Don’t underestimate yourself, Ruth. You are a darn good care-giver. Maybe in large part because you are a very decent human being. You truly care. I’m impressed. With the way you handle life. Keep it up. You are a winner. --Jim

 

 



ruthmendez
Posted: Tuesday, March 5, 2019 10:48 AM
Joined: 9/8/2017
Posts: 2314


Thx Jim! I’m still learning. :o/
Jim Broede
Posted: Tuesday, March 5, 2019 11:00 AM
Joined: 12/22/2011
Posts: 5462



Care-giving is a constant learning process. Wish I knew. At the beginning. What I learned after 13 years on the job. And even now. There’s so much more to learn. It’s changed my life. Significantly. In terms of attitude. And awareness. One never knows it all. Which is good. If one recognizes it. --Jim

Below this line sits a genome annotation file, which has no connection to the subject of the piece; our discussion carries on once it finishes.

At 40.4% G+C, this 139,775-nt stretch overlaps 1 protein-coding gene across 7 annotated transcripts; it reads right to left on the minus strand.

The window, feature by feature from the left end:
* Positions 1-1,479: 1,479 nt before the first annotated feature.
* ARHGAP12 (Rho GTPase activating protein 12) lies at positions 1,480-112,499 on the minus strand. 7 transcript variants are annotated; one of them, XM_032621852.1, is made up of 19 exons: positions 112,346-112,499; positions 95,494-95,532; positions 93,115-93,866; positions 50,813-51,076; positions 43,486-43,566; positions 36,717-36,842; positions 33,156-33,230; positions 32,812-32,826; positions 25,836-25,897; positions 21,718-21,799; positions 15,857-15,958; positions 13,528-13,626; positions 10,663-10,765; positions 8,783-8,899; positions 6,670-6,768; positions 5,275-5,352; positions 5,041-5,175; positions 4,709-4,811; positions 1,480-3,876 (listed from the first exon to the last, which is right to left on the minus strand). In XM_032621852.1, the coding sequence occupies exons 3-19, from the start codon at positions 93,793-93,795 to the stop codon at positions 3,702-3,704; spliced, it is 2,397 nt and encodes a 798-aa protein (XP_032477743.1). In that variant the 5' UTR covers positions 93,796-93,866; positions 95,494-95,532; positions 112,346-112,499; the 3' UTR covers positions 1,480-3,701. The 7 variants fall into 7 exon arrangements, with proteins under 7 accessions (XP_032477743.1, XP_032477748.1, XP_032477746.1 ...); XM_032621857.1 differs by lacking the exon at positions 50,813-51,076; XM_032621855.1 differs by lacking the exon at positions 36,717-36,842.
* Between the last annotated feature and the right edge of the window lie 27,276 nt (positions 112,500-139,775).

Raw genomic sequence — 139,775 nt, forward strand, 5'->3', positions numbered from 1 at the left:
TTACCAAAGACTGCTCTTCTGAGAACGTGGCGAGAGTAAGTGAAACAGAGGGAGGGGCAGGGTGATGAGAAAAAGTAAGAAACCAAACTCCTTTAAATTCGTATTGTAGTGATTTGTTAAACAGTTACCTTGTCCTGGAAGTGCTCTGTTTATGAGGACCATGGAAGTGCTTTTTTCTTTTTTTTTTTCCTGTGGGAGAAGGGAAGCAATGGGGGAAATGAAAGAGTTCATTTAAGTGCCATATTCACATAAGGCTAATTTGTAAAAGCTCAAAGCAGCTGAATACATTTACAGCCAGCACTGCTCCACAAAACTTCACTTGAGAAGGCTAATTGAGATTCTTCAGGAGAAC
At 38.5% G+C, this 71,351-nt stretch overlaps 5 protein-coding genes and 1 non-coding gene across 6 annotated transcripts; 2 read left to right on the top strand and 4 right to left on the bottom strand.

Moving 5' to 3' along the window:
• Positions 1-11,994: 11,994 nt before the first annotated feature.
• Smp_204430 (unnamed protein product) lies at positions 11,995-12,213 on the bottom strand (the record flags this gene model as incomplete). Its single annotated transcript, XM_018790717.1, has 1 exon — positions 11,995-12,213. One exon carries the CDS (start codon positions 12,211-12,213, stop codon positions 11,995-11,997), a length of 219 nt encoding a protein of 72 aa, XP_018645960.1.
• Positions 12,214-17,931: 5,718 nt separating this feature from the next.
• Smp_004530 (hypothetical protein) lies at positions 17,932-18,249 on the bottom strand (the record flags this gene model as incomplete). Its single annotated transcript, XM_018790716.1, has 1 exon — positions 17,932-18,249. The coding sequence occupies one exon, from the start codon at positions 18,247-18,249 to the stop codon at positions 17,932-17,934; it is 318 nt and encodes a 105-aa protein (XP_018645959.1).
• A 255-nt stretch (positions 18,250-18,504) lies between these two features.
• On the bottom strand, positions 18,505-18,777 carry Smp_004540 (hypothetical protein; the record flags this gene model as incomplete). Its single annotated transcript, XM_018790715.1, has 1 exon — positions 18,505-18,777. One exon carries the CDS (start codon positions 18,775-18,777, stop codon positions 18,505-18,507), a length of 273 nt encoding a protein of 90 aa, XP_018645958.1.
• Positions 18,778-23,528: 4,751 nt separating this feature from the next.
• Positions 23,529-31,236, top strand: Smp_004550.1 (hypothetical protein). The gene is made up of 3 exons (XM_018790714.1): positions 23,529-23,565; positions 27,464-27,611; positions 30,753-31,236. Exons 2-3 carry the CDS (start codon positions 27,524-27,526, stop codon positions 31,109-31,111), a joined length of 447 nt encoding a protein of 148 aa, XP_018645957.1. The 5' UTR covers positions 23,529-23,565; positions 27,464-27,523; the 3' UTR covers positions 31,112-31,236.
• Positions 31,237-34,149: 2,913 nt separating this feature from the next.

Vik
Posted: Tuesday, March 5, 2019 6:10 PM
Joined: 2/26/2019
Posts: 172


I learned alot from your post. I live alone and it gets a little scary at night by myself.  Ive out up alot of nite lites which has helped. If im havimg a particularly bad day, i leave my main lite on.  My mom hasnt accepted my dememtia! She just keeps saying im gettimg old (im 66).  It hurts when she says that but i just hav to realize she hasnt accepted my diagnosis yet. I dont know what my dad thinks of it as he doesnt say anything about it at all.
Acoxe3
Posted: Tuesday, March 5, 2019 6:52 PM
Joined: 2/9/2019
Posts: 114


Oh my,Vik, how can we help you?  Please know that I will be praying for you that you will find the help that you need.  Please let us know how you are doing. What you are going through just makes me want to take action even more.